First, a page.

MOSFET wiring help (for a senior design project)

I need help with understanding which how to wire a MOSFET (FDA59N30-ND). This MOSFET will be used as a switch for a solenoid and controlled with an arduino. This is the flyback diode I got 20SQ045. The solenoids will run on 41V and 10A. Based on my research I will need a resistor between the gate and arduino board to prevent a high current going into the board (220 ohm - 5V 23mA way below the 40mA of the board). The drain should connect to the solenoid and the source to the ground. Here is the link to the solenoid we bought F700F-22 (*Linear Solenoids - Push Pull Solenoids | and I’ve attached the data sheet with additional information.push_pull_solenoid_700.pdf (691.6 KB)

I am lost as how to connect the diode to prevent flyback voltage. Any help will be greatly appreciated! And recommendations for proto board that can handle this amount of current and voltage.

Some Background: This is for a mechanical engineer undergraduate senior design group and we are making an electronically controlled valve train. There will be one solenoid controlling the intake valve and one solenoid controlling the outtake valve. The valve timing will be depending on the rotation of the crankshaft which is read with a different sensor but everything will be connected to one arduino.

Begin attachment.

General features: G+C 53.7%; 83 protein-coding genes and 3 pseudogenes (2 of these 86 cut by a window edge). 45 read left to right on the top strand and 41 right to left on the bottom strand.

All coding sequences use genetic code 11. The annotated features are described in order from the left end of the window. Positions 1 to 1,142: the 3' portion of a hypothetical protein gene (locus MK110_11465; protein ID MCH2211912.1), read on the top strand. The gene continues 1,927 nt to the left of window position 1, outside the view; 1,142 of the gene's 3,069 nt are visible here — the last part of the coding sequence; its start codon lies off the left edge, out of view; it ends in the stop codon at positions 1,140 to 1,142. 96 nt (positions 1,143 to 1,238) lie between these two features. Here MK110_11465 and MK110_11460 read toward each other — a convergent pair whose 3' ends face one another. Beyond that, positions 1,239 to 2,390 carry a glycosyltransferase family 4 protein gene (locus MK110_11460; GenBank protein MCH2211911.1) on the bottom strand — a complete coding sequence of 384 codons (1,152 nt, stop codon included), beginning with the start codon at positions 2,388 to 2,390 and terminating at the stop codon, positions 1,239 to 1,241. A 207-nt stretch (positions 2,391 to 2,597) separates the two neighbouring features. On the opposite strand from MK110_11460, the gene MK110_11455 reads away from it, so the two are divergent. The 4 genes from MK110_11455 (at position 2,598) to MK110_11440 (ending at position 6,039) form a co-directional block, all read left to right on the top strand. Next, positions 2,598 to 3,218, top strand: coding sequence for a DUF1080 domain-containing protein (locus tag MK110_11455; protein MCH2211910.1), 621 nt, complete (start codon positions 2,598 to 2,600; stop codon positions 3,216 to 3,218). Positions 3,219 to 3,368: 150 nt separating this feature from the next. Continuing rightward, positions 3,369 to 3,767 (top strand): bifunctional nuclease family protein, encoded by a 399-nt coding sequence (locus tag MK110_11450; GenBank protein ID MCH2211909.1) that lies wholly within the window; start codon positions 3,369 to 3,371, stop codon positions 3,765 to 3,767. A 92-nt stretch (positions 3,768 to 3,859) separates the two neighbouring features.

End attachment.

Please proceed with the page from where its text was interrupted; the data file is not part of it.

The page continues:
Not a great choice if you plan on direct-driving with an arduino; reason being that it’s threshold voltage (the gate-source voltage at which it begins to turn on) is about the same as the maximum output of your controller. Something like an IRL530NPBF that’s characterized for a 5V drive signal would be a more promising option in this case.

Are you sure about that? A glance at the dtasheet suggests a rather lower current figure to me.

There’s more than one approach, involving different tradeoffs. Figures 19-24 of this post illustrate related considerations and effects. Something more along the lines of 5KP48CA might be a more suitable diode selection.

FWIW, the time scales involved tend to be a constraining factor in such applications. Best of luck in your efforts.

Thank you for your responses. I have come into a different problem where the MOSFET is heating up so much that it is melting the MOSFET. Any fixes?

If using the components described in your original post, this would be a likely result; an insufficient gate drive voltage does not allow a FET to turn on fully, resulting in excess power dissipation and letting the magic smoke out.

A drive signal source that is too weak (cannot provide sufficient current flow) results in a FET spending excessive time between its “on” and “off” states, which can also result in heating and smoke release.

Even when everything is otherwise done properly, the power dissipation in a FET due to its on-state resistance (plus any switching losses) causes the temperature of the device to rise. If an adequate thermal path to ambient for this energy is not provided, the device temperature will continue to rise until, again, the smoke comes out.

A different FET selection may be sufficient to address the first problem, but the second may remain an issue. Devices known as “gate drivers” exist which are designed to accept logic-level control signals, such as from an arduino, and provide what is effectively an amplified form thereof which is more suitable for driving large FETs. These are modestly-priced evaluation boards for two such devices, accommodating one or two circuits for FETs used in a low-side switching configuration.